The Giver Summary and Analysis
by Lois Lowry
When Jonas's father brings Gabriel home, Lily notes that the newchild has the same pale eyes as Jonas, which Jonas resents because society does not consider it polite to mention when an individual is somehow different from others. Most people in the community, with the exception of Jonas and one of the Fives, have dark eyes, and Lily speculates that Gabe and Jonas share a Birthmother. Mirrors are uncommon, and Jonas has never spent much time looking into one, but he remembers upon seeing Gabe that the light eyes have more depth and solemnity than regular eyes.
Lily is enchanted by Gabe and hopes that she will be assigned as a Birthmother, since she likes newchildren and has heard that Birthmothers live pleasant, easy lives. Mother, however, notes that after three births, they become laborers until they enter the House of the Old. Father suggests instead that Lily might wish to become a Nurturer and should try some volunteer hours at the Nurturing Center when she turns Eight.
Jonas imagines Lily as a Speaker, which reminds him of an occasion when the Speaker reminded the male Elevens that snacks should be eaten rather than taken home. Knowing that the general announcement was nevertheless directed specifically at him, the remorseful Jonas returned the apple that he had taken and apologized to the Recreation Director. However, he remains puzzled by the incident, since he noticed a brief and inexplicable change in the apple's appearance as he and Asher were playing catch with it. Asher noticed nothing different about the apple, but for a moment, the apple had not been the same nondescript shade as his shirt. After he took the apple home to examine it, however, he saw nothing significant about it and returned it the next day, per the Speaker's orders.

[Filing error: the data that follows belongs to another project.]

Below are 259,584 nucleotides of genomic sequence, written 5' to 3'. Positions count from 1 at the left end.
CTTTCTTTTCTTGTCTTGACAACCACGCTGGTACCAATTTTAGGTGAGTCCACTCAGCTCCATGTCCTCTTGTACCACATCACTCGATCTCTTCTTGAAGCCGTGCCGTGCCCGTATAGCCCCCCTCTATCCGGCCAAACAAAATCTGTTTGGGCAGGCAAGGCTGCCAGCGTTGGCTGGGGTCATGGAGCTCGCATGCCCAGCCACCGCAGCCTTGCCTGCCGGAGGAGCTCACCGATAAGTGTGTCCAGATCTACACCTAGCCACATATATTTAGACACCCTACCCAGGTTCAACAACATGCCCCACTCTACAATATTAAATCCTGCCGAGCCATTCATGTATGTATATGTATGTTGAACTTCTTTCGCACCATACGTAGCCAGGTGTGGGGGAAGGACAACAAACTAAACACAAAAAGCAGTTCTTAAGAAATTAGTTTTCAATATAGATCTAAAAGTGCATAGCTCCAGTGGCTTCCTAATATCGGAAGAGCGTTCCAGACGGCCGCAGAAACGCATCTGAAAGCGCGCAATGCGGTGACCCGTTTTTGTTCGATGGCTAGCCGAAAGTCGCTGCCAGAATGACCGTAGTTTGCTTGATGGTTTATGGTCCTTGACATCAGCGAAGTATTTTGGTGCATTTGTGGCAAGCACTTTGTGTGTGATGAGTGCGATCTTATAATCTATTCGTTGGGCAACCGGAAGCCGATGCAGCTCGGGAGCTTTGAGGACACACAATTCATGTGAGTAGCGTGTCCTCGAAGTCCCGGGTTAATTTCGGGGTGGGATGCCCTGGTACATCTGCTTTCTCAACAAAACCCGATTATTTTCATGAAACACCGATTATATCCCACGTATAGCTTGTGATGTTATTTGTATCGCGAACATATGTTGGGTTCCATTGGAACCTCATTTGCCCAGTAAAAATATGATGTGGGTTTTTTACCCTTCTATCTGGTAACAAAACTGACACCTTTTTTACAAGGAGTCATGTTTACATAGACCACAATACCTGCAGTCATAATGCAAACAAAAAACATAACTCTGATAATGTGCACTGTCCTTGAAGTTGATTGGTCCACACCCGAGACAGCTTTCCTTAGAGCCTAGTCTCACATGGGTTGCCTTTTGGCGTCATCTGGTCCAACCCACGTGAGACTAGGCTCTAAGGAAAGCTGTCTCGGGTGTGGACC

The following day, Jonas decides to spend his volunteer hours on the same activity as Asher. He has always cherished these hours because unlike during the rest of his day, he has the freedom to choose how to spend his time, although the initial lack of structure often makes the Eights somewhat nervous as they begin volunteering for the first time. Eventually, the children usually gravitate toward interesting jobs that often represent their future Assignments, as in the case of Benjamin, who has spent all his time at the Rehabilitation Center working with injured citizens of the community and has thus gained an advanced amount of skill in that area. Jonas has never complimented Benjamin for his work, however, since he does not want to push Benjamin into a situation where he might accidentally break the rule against bragging.
Jonas rides around the community, looking for Asher's bicycle, which he eventually finds at the House of the Old next to Fiona's bicycle. Jonas signs in, knowing that his volunteer hours will be counted at the Hall of Open Records and remembering rumors of an Eleven who had not completed the necessary number of hours and had disgracefully not received his Assignment until he completed them a month after the Ceremony of Twelve. The attendant notes that a release this morning has thrown the schedule off, and she asks Jonas to join Asher and Fiona in the bathing room.
Jonas muses that he is glad that he chose to complete his hours in many places so that he could experience a variety of tasks, but he realizes that his choice has left him with very little idea about his future Assignment. After entering the bathing room, he greets Fiona and Asher before bathing one of the Old, named Larissa. Children and adults are required not to look at each other's naked bodies, but the rule does not apply to newchildren or the Old, for which Jonas is thankful.
Larissa tells Jonas about the event earlier in the morning when they celebrated Roberto's release and told his whole life's story. Unlike Edna, who had been a Birthmother before working in Food Production and who had never had a family unit, Roberto had lived a very interesting life as an Instructor of Elevens and as a member of the Planning Committee. Larissa explains that a celebration of release entails the telling of his life, a toast, the chanting of the anthem, his good-bye speech, and a few more speeches. Afterward, the excited Roberto bowed and walked into the Releasing Room. No one but the committee knows what occurs in the Releasing Room, and children are not allowed to attend.